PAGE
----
About Rainbow Six Seige
Rainbow 6 is another title which has a long history but unlike the others its esports story is only really relevant in the game of Siege. Released back in 2015 Siege it entered esports pretty early as a more modern take on the tactical team based shooter genre which gamers were familiar with. The game had started off well enough but really picked up in popularity as the years went on as more players fell in love with the game and a strong community formed. Though in a similar genre to a few other esports, Siege stood out by focusing much more on having a plan and executing it flawlessly with your team.
The goal of Siege is simple enough, attackers need to deploy an objective in a certain area while defenders try to hold them out. A growing roster of 60 operators with different gadgets to select and a good handful of maps to learn adds more layers of strategy for players to master. It’s easy to mess up slightly and be eliminated for the whole round so execution of covering your team as they cover you is critical and the time limit for each round puts the pressure on attackers. With all the different characters and loadout options players can choose to play more supportive roles or even look to be the one leading the charge. The game is difficult but rewarding to learn so practice is absolutely key to winning competitive matches.
Rainbow six in Esports
Rainbow 6: Siege is certainly a game built with esports in mind. From very early in its life it had professional leagues officially supported by the game developers Ubisoft. The esports scene has always had a very passionate community which has been a big reason for its growth over the years and nowadays the support from Ubisoft is stronger than ever with regular competitive leagues all around the league with many different skill brackets. It’s important to note that while Siege is played on both PC and consoles, the vast majority of esports is played on PC with a keyboard and mouse.
With the support of the game’s developer there has always been a healthy amount of prizes to aim for and always a path to the top where the biggest pools are. Even in the early days prize pools of thousands of dollars were common which has grown all the way to the biggest international event, the Six Invitational, offering $3,000,000 in it’s prize pool in 2021. The viewership has also stayed strong with the Invitational peaking over 300 thousand viewers at once.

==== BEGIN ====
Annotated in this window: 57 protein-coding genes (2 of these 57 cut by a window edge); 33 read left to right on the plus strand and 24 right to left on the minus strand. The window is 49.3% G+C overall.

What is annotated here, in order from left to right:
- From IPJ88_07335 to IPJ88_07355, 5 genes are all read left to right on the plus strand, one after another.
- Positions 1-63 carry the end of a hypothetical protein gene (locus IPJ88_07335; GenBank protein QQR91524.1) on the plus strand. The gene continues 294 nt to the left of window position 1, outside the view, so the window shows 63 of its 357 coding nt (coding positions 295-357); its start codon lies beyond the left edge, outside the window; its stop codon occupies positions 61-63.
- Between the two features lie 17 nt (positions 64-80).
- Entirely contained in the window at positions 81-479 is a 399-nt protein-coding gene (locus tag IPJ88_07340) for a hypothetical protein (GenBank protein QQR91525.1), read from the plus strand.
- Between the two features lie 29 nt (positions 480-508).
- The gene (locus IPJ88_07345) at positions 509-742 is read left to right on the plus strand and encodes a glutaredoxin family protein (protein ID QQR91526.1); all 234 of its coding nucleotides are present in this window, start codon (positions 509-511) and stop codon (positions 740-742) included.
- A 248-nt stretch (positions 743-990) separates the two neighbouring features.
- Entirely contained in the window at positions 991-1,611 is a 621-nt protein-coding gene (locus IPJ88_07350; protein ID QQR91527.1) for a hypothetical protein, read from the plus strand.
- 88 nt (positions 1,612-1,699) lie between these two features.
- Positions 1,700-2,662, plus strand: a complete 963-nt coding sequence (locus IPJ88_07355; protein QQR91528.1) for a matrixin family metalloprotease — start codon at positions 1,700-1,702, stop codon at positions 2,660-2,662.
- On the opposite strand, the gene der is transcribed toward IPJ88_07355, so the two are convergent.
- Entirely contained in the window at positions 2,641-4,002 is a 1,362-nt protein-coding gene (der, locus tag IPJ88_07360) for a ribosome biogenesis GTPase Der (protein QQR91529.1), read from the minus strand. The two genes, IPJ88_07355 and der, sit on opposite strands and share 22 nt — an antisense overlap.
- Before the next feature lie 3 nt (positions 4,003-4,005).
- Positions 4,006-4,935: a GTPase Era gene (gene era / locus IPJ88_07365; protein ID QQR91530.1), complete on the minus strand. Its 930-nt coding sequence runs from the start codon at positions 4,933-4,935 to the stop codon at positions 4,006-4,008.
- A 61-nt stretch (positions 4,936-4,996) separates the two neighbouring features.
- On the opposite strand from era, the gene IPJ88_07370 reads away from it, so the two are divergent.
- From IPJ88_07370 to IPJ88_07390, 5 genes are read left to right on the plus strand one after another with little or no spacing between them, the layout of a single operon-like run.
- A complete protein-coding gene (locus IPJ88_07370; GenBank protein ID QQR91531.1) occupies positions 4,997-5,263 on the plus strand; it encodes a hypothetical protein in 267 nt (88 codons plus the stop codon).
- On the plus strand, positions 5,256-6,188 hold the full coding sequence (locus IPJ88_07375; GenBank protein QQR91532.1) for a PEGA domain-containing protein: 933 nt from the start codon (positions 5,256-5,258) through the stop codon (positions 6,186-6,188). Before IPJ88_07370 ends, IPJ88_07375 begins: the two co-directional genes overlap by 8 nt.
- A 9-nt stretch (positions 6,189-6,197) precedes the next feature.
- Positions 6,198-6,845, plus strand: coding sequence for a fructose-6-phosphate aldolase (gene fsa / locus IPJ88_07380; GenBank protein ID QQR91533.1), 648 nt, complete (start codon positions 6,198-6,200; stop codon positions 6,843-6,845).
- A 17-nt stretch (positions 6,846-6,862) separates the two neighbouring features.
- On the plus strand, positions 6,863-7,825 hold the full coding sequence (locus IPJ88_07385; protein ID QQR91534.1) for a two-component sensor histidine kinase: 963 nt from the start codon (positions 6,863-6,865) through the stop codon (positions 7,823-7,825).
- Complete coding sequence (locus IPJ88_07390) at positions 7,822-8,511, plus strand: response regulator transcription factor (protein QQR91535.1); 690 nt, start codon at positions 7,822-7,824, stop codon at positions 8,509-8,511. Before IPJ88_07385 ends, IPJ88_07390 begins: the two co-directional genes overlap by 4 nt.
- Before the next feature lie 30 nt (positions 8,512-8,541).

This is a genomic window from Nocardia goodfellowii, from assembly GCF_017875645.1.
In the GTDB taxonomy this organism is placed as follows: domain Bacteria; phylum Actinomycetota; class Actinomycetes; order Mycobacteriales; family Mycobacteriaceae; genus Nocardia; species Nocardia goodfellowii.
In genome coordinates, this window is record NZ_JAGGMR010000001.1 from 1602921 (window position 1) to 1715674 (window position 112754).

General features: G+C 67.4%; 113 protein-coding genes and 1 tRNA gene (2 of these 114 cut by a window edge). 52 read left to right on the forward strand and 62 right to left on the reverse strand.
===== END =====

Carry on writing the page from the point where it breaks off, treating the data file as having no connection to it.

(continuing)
In New Zealand we have access to many great leagues in the ANZ regional leagues which spread across the year and span different skill levels. Siege has also introduced a women’s league in our region with its own prize pools and community which has been consistent and a great success.
Information for Parents
Siege can be a difficult game to learn but luckily enough it’s easy enough to follow along with an understanding of the core objective. The ranked mode in Siege can vary in length due to being a round based game though the . Quick games can be over in a handful of rounds in as quick as 10 minutes and very close games can go a long time with a hard limit of a little 40 minutes after 9 rounds. When played in tournaments games will have a few more rounds added so are slightly longer. With strategy being as important as their aim, players will develop different useful skills from reaction speed and hand-eye coordination to communication and planning.
Siege has a very consistent esports scene and clear path to the top here in Oceania so most players can jump into competing right away even if it’s just for practice. Another benefit to having multiple skill brackets to compete in is there are even more roles for non players to get involved if they just love the game. These can include things like coaching and managing a team but also extends well beyond to anything from commentating the game, refereeing a match or even being the “spectator” by controlling the in-game camera for the viewers.
The game does have a New Zealand age rating of R16 mostly due to the real world weapons and mature themes of combat. Siege also features matchmaking where the game finds both opponents and any extra teammates you need for your match. This allows players to queue as a team of up to 5 together or play solo with 4 random players. Even in casual games players will need quick communication to play their best so microphones are recommended when trying to win and they are basically essential when playing the ranked mode and of course in competitions. A common third party program players use is Discord.